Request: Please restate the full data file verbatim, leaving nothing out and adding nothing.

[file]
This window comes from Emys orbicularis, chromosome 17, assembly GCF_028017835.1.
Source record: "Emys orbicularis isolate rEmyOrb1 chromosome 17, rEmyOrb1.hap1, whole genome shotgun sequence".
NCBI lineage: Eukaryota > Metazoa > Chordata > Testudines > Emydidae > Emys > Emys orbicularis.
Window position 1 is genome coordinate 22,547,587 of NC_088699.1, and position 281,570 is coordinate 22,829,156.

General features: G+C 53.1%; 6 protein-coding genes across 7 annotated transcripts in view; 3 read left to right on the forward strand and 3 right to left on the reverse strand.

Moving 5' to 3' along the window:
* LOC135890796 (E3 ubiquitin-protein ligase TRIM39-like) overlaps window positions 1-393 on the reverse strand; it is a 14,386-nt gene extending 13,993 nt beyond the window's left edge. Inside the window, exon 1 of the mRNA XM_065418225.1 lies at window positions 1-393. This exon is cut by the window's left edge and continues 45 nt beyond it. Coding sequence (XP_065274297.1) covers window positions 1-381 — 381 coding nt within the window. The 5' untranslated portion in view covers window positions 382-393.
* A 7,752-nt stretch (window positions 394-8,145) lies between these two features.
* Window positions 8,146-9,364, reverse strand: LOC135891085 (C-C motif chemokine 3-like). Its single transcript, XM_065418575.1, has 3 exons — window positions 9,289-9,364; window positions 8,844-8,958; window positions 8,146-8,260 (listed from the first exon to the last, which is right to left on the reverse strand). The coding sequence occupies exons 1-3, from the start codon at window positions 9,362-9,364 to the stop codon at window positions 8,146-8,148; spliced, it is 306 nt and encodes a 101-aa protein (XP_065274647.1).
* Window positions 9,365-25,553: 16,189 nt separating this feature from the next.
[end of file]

This window comes from Emys orbicularis, chromosome 17, assembly GCF_028017835.1.
Source record: "Emys orbicularis isolate rEmyOrb1 chromosome 17, rEmyOrb1.hap1, whole genome shotgun sequence".
NCBI lineage: Eukaryota > Metazoa > Chordata > Testudines > Emydidae > Emys > Emys orbicularis.
Window position 1 is genome coordinate 22,547,587 of NC_088699.1, and position 281,570 is coordinate 22,829,156.

General features: G+C 53.1%; 6 protein-coding genes across 7 annotated transcripts in view; 3 read left to right on the forward strand and 3 right to left on the reverse strand.

Moving 5' to 3' along the window:
* LOC135890796 (E3 ubiquitin-protein ligase TRIM39-like) overlaps window positions 1-393 on the reverse strand; it is a 14,386-nt gene extending 13,993 nt beyond the window's left edge. Inside the window, exon 1 of the mRNA XM_065418225.1 lies at window positions 1-393. This exon is cut by the window's left edge and continues 45 nt beyond it. Coding sequence (XP_065274297.1) covers window positions 1-381 — 381 coding nt within the window. The 5' untranslated portion in view covers window positions 382-393.
* A 7,752-nt stretch (window positions 394-8,145) lies between these two features.
* Window positions 8,146-9,364, reverse strand: LOC135891085 (C-C motif chemokine 3-like). Its single transcript, XM_065418575.1, has 3 exons — window positions 9,289-9,364; window positions 8,844-8,958; window positions 8,146-8,260 (listed from the first exon to the last, which is right to left on the reverse strand). The coding sequence occupies exons 1-3, from the start codon at window positions 9,362-9,364 to the stop codon at window positions 8,146-8,148; spliced, it is 306 nt and encodes a 101-aa protein (XP_065274647.1).
* Window positions 9,365-25,553: 16,189 nt separating this feature from the next.